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Supermarkets lose 'appetite' to cut fuel prices despite wholesale cost decreases

By Tom Gibson | July 5, 2022


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Supermarkets are pocketing the difference as wholesale petrol prices falls with RAC and others criticising their greed

Supermarkets lose 'appetite' to cut fuel prices despite wholesale cost decreases

Both the RAC and AA have hammered the big four supermarkets for not cutting fuel costs despite wholesale reductions.

After Experian released data to show their wholesale savings have not been passed onto forecourt customers, RAC fuel spokesman, Simon Williams, said the ongoing rise in cost of petrol demonstrates 'the biggest retailers' resistance to reduce their pump prices in line with the lower wholesale cost of unleaded'.

He added: 'Rather than passing on some of the savings they are benefiting from, they are clearly banking on the wholesale market moving up again which is disappointing for drivers who are desperate to see an end to ever-rising prices.

'Sadly, there no longer seems to be any appetite among the big four supermarkets to drive customers into their stores with lower pump prices.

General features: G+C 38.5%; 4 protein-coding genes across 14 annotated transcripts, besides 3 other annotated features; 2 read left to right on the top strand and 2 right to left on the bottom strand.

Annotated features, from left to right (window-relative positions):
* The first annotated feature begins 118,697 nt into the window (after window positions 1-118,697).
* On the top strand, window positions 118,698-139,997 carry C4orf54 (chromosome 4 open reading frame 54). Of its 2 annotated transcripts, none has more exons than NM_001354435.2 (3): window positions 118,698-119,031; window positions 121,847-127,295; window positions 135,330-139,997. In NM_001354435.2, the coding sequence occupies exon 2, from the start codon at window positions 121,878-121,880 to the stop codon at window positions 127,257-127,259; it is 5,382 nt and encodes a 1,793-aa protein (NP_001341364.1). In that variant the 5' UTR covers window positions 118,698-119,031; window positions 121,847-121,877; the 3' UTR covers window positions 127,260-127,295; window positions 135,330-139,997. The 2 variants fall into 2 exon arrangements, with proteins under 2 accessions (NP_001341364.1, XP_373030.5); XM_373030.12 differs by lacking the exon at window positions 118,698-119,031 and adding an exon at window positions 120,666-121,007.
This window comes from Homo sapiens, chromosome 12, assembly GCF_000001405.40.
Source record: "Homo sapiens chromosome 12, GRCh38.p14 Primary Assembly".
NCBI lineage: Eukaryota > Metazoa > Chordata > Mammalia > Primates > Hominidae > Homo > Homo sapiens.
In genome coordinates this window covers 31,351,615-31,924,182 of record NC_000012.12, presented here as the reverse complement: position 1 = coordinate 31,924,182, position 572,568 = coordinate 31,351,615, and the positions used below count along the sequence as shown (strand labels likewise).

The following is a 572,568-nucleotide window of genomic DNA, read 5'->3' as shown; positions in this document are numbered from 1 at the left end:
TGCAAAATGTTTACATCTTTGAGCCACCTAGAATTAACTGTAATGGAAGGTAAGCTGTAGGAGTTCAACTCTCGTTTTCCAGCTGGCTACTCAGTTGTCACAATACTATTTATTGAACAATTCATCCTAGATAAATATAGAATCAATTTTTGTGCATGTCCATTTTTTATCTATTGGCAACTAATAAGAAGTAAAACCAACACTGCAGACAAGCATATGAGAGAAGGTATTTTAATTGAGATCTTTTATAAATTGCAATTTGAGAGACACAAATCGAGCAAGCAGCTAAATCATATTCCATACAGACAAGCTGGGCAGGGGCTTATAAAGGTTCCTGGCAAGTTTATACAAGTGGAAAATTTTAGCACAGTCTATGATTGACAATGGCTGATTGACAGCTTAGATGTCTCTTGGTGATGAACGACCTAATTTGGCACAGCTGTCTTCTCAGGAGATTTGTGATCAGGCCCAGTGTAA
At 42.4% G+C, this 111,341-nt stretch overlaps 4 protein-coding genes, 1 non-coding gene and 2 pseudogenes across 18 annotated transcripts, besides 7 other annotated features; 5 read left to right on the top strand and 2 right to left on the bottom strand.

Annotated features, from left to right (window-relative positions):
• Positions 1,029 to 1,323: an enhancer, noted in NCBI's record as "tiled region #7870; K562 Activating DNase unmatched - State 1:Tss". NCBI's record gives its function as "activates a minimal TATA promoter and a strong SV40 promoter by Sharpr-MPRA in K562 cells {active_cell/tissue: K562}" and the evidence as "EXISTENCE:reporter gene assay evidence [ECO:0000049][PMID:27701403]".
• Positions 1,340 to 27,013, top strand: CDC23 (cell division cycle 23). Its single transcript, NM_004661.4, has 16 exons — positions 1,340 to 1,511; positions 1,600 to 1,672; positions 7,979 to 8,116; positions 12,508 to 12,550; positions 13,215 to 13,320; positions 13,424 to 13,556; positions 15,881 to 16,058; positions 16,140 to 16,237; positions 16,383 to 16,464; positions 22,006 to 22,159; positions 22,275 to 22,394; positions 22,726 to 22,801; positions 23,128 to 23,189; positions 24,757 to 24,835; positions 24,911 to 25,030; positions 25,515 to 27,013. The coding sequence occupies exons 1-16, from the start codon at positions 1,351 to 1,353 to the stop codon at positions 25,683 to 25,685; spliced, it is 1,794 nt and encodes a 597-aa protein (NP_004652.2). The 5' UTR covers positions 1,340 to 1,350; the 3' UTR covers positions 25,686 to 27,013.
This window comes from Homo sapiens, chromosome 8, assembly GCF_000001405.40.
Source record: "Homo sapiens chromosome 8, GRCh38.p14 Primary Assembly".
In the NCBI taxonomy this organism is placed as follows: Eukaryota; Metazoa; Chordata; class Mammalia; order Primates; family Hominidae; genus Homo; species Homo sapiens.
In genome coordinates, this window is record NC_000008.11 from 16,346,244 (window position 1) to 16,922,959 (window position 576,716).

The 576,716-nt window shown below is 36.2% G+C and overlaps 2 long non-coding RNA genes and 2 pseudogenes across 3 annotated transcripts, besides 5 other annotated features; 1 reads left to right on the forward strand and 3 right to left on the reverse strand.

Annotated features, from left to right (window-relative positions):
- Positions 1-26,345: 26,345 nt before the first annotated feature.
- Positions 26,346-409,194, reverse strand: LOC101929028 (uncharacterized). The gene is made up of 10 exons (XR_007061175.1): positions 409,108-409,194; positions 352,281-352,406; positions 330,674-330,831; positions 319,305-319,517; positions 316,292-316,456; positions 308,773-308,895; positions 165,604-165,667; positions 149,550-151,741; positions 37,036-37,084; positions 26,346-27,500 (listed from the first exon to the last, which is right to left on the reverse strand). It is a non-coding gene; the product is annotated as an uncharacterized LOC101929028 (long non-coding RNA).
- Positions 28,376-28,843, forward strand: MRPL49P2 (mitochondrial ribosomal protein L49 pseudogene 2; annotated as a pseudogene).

We question whether we will ever see much competition between supermarkets over fuel again, let alone a so-called 'price war'.'

As part of this fuel price debate, fuel retailers have been rightfully hammered for rocket and feather pricing – the concept where when wholesale costs rise, consumer costs rocket, and then when wholesale costs fall, consumers costs edge down slowly.

We’re left scratching our heads thinking the concept of ‘rocket and feather’ criticism could only be viewed as a complement by retailers given our costs aren’t falling at all…

Jack Cousens, head of roads policy at the AA, said: 'With Wimbledon well under way, drivers may be forgiven for borrowing the iconic rant from John McEnroe as they pull up to the pump - 'You cannot be serious!'.

'However, with some reports of aggressive behaviour towards forecourt staff, we urge people to channel the zen-like mentality of Roger Federer when refuelling and not abuse staff.

'It is not their fault, which is why the AA is directly challenging the Government, retailers and the Competition and Markets Authority (CMA) to find a quick and effective solution.'

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